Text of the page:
What Are Egg Grades?

There are three consumer grades for eggs: U.S. Grade AA, A, and B. The grade is determined by the interior quality of the egg and the appearance and condition of the egg shell. Eggs of any quality grade may differ in weight (size).

U.S. Grade AA eggs have whites that are thick and firm; yolks that are high, round, and practically free from defects; and clean, unbroken shells. Grade AA and Grade A eggs are best for frying and poaching where appearance is important.

U.S. Grade A eggs have characteristics of Grade AA eggs except that the whites are “reasonably” firm. This is the quality most often sold in stores.

U.S. Grade B eggs have whites that may be thinner and yolks that may be wider and flatter than eggs of higher grades. The shells must be unbroken, but may show slight stains. This quality is seldom found in retail stores because they are usually used to make liquid, frozen, and dried egg products.

Sizing of Eggs
Size tells you the minimum required net weight per dozen eggs. It does not refer to the dimensions of an egg or how big it looks. While some eggs in the carton may look slightly larger or smaller than the rest, it is the total weight of the dozen eggs that puts them in one of the following classes:

Jumbo         30 ounces
Extra Large  27 ounces
Large           24 ounces
Medium       21 ounces
Small          18 ounces
Peewee       15 ounces

Source: United States Dept. of Agriculture, USDA
Food Safety and Inspection Service

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What Is the True Definition of Free-Range Chicken?

by Cheryl Long

“Free range” refers to chickens being allowed to range freely outdoors where they can eat whatever grass, weed seeds, insects and worms they choose. This results in more nutritious eggs and meat for consumers, and more healthy, humane conditions for the birds. Some producers abuse this term and label their eggs as “free range” when in fact all they have done is open a door to allow their chickens to range in an outdoor area of bare dirt or concrete, with no pasture in sight.

Thus you need to confirm if your eggs or chicken comes from “true” or “pastured” or “grass-fed” free-range conditions. Also, some producers choose a modified system that involves keeping birds safe from predators by confining them in pens or inside electric fencing, and moving the pens frequently onto fresh pastures. Thus, pastured birds may be true free-range or penned, but either system is correctly referred to as “pastured.” And either system is a better choice than products that come from industrial factory farm conditions.

To learn a great deal more about all the terminology you might have to decipher on egg cartons these days (like “cage free” or “enhanced with omega-3s”), check out How to Decode Egg Cartons.

See also:  USDA definition

The United States Department of Agriculture offers this definition:

FREE RANGE or FREE ROAMING: Producers must demonstrate to the Agency that the poultry has been allowed access to the outside.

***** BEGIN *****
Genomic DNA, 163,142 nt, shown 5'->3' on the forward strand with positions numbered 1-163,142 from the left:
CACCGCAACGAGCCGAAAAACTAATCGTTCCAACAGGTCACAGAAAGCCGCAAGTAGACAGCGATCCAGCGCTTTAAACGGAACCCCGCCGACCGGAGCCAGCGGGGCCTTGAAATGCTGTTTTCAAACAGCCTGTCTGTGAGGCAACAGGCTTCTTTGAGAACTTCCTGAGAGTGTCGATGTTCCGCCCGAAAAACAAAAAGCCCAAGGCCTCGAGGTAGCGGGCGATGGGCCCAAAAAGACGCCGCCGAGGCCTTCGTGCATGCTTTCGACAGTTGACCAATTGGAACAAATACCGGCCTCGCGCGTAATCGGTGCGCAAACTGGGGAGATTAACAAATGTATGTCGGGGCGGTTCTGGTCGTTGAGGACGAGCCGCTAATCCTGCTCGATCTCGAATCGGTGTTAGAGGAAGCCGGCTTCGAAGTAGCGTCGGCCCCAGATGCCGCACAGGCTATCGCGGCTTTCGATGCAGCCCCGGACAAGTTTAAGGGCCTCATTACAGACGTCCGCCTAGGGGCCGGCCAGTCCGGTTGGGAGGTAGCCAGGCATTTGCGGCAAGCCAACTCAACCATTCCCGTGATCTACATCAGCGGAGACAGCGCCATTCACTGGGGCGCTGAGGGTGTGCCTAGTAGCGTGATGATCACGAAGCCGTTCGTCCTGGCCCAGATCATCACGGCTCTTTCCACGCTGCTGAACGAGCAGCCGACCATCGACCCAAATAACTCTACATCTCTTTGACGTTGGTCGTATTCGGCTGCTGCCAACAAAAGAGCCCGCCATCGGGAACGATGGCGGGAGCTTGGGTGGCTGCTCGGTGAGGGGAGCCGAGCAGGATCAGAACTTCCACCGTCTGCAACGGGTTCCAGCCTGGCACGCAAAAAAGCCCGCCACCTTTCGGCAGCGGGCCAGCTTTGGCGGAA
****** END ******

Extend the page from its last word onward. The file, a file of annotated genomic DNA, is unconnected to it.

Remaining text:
But “allowing access” doesn’t mean much. A small door in a barn with thousands of chickens technically gives chickens an opportunity to go outside, but that doesn’t mean that they’ll have access to grass (it may only be a concrete slab). For chickens to produce the most healthful and flavorful eggs and meat, they need to be able to eat a variety of green plants, seeds and bugs. Unfortunately, you can’t tell how the chickens live by reading the package in a store. I’d encourage you to find a local farmer who raises poultry on pasture.

For more information on this subject, read Free Range vs. Pastured: Chickens and Eggs.

 Troy Griepentrog, associate editor

Source:Mother Earth News
A Original Guide To Living Wisely

A Nifty Thrifty Brooder

A Brooder Doesn’t Need To Be Fancy – Just Functional

My brooder is nothing more than a cardboard box, 10ft long 3ft. wide, and 16′ high. If your box isn’t high enough you can easily attach additional cardboard to the sides using zip ties.

Duct tape and zip ties are my friend, be creative, you’ll be amazed what you can build with what was once considered junk in the garage or shed.

I found some leftover ceramic floor tiles in the garage and used them to line the bottom of the brooder. Newspaper on top of any flooring will help make cleanup easier.  Pine shaving are expensive so as an alternative I use shredded paper saved from my home shredder. However, for the first week I use only paper towels on the bottom so food sources are not confusing to the chicks.

I use a few bricks to build a platform in the center of the brooder where their feeder sets, and the same for the drinker in one corner of the brooder. Day old chicks will have no problem accessing their food and water sources if both are raised, this limits feed waste and helps keep the water clean.

Chicken wire simply laid over the top of the brooder will be sufficient in confining them. They have little interest in escaping, but can spook easily when disturbed by basic brooder chores, so better safe than sorry.

The heat lamp is best situated at one end of the brooder, it’s important to have sufficient space for your chicks to find their comfort zone. It’s a good idea to have a thermometer at both ends of the brooder, but if you watch your chicks behavior it’s quite obvious when they are cold or hot.

When they’re cold they will all huddle together under the heat lamp, when hot they’ll lie down holding their wings away from their body. Somewhere in between is where you want to keep your babies, just watch them, they’ll be quick to inform you of a problem.